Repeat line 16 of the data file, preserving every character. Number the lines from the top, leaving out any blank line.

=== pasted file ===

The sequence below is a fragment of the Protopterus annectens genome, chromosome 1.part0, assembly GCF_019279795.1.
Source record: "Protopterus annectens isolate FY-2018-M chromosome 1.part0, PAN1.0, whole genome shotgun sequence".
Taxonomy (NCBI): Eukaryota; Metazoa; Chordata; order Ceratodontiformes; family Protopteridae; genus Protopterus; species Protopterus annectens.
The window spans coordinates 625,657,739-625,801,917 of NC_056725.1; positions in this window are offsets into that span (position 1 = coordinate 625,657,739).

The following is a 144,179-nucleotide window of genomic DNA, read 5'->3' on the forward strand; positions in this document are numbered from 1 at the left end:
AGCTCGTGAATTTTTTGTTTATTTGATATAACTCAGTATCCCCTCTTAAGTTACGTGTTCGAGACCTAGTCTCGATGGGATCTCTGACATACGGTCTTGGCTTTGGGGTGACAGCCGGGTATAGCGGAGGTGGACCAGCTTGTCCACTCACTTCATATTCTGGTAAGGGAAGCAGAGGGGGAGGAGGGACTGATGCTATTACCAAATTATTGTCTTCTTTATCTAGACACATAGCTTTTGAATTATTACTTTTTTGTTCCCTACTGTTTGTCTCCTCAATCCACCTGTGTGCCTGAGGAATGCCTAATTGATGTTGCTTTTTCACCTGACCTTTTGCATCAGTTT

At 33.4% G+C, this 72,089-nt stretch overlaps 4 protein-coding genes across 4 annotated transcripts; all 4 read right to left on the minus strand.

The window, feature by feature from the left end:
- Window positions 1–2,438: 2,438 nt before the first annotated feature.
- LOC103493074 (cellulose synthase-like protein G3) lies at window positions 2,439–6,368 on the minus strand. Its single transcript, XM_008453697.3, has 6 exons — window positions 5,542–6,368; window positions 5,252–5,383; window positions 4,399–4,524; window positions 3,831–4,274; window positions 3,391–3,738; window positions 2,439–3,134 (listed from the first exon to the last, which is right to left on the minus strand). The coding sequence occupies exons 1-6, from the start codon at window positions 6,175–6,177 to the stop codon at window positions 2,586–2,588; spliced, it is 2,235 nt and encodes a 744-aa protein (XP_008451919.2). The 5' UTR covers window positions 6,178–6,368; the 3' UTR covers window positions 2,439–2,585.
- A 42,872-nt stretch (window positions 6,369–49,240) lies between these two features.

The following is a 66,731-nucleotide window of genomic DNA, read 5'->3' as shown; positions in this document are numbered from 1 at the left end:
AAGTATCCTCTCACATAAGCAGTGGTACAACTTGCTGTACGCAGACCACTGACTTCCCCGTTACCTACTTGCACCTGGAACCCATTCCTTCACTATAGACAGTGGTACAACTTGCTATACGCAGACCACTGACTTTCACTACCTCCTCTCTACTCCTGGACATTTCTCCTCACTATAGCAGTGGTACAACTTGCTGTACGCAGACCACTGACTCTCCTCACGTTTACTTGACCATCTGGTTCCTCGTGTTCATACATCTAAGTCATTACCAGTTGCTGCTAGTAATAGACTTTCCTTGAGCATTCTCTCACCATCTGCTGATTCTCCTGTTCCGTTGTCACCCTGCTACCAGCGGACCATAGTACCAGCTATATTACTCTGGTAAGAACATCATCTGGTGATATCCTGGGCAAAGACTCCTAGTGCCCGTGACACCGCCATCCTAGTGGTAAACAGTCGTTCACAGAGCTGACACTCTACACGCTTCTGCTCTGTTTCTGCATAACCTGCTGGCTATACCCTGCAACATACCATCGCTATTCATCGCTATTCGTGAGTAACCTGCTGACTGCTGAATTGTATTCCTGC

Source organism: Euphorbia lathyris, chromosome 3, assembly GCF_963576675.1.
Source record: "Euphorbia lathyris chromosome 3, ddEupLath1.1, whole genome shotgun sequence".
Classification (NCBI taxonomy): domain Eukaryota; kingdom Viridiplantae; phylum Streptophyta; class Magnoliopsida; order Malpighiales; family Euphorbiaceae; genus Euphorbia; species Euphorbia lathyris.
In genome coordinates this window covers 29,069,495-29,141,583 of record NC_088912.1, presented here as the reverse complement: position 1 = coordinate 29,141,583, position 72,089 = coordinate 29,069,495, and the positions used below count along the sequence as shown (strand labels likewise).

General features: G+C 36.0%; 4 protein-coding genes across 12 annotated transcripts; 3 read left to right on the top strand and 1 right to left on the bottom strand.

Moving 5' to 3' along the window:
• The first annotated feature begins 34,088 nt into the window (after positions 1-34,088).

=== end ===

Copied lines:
Classification (NCBI taxonomy): domain Eukaryota; kingdom Viridiplantae; phylum Streptophyta; class Magnoliopsida; order Malpighiales; family Euphorbiaceae; genus Euphorbia; species Euphorbia lathyris.